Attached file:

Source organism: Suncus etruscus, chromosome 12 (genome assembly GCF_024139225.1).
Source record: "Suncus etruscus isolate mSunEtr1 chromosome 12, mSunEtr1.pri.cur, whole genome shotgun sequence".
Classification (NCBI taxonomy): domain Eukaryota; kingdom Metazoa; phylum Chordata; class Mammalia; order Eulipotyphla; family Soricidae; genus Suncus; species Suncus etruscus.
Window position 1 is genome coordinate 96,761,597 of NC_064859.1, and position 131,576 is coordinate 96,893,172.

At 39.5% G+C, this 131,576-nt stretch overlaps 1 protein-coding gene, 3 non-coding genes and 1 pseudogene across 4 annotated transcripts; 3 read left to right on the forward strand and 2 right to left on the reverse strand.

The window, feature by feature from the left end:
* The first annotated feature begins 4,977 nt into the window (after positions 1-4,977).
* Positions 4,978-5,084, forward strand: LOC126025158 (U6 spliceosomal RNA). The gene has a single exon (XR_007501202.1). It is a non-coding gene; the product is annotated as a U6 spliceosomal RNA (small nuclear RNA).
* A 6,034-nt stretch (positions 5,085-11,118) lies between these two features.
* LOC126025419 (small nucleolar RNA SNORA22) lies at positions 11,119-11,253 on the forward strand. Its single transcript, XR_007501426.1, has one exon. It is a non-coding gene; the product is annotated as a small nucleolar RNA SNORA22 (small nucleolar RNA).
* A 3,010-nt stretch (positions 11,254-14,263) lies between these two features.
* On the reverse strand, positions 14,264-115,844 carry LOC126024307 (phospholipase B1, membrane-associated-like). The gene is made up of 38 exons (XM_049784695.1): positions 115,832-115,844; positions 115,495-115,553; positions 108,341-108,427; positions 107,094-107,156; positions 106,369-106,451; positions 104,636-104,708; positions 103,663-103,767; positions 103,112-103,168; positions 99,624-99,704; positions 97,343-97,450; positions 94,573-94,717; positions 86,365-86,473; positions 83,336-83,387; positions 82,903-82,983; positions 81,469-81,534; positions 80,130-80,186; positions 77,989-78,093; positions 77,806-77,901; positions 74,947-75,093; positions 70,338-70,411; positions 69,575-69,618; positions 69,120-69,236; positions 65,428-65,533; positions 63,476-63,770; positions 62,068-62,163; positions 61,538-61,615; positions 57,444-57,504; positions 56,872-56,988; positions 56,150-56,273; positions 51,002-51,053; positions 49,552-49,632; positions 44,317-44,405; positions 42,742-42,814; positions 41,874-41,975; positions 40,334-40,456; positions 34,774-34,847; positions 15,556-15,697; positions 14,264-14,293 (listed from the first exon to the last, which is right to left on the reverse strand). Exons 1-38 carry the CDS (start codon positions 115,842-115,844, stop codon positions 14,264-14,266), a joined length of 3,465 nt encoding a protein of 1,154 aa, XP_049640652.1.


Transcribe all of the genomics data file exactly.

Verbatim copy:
Source organism: Suncus etruscus, chromosome 12 (genome assembly GCF_024139225.1).
Source record: "Suncus etruscus isolate mSunEtr1 chromosome 12, mSunEtr1.pri.cur, whole genome shotgun sequence".
Classification (NCBI taxonomy): domain Eukaryota; kingdom Metazoa; phylum Chordata; class Mammalia; order Eulipotyphla; family Soricidae; genus Suncus; species Suncus etruscus.
Window position 1 is genome coordinate 96,761,597 of NC_064859.1, and position 131,576 is coordinate 96,893,172.

At 39.5% G+C, this 131,576-nt stretch overlaps 1 protein-coding gene, 3 non-coding genes and 1 pseudogene across 4 annotated transcripts; 3 read left to right on the forward strand and 2 right to left on the reverse strand.

The window, feature by feature from the left end:
* The first annotated feature begins 4,977 nt into the window (after positions 1-4,977).
* Positions 4,978-5,084, forward strand: LOC126025158 (U6 spliceosomal RNA). The gene has a single exon (XR_007501202.1). It is a non-coding gene; the product is annotated as a U6 spliceosomal RNA (small nuclear RNA).
* A 6,034-nt stretch (positions 5,085-11,118) lies between these two features.
* LOC126025419 (small nucleolar RNA SNORA22) lies at positions 11,119-11,253 on the forward strand. Its single transcript, XR_007501426.1, has one exon. It is a non-coding gene; the product is annotated as a small nucleolar RNA SNORA22 (small nucleolar RNA).
* A 3,010-nt stretch (positions 11,254-14,263) lies between these two features.
* On the reverse strand, positions 14,264-115,844 carry LOC126024307 (phospholipase B1, membrane-associated-like). The gene is made up of 38 exons (XM_049784695.1): positions 115,832-115,844; positions 115,495-115,553; positions 108,341-108,427; positions 107,094-107,156; positions 106,369-106,451; positions 104,636-104,708; positions 103,663-103,767; positions 103,112-103,168; positions 99,624-99,704; positions 97,343-97,450; positions 94,573-94,717; positions 86,365-86,473; positions 83,336-83,387; positions 82,903-82,983; positions 81,469-81,534; positions 80,130-80,186; positions 77,989-78,093; positions 77,806-77,901; positions 74,947-75,093; positions 70,338-70,411; positions 69,575-69,618; positions 69,120-69,236; positions 65,428-65,533; positions 63,476-63,770; positions 62,068-62,163; positions 61,538-61,615; positions 57,444-57,504; positions 56,872-56,988; positions 56,150-56,273; positions 51,002-51,053; positions 49,552-49,632; positions 44,317-44,405; positions 42,742-42,814; positions 41,874-41,975; positions 40,334-40,456; positions 34,774-34,847; positions 15,556-15,697; positions 14,264-14,293 (listed from the first exon to the last, which is right to left on the reverse strand). Exons 1-38 carry the CDS (start codon positions 115,842-115,844, stop codon positions 14,264-14,266), a joined length of 3,465 nt encoding a protein of 1,154 aa, XP_049640652.1.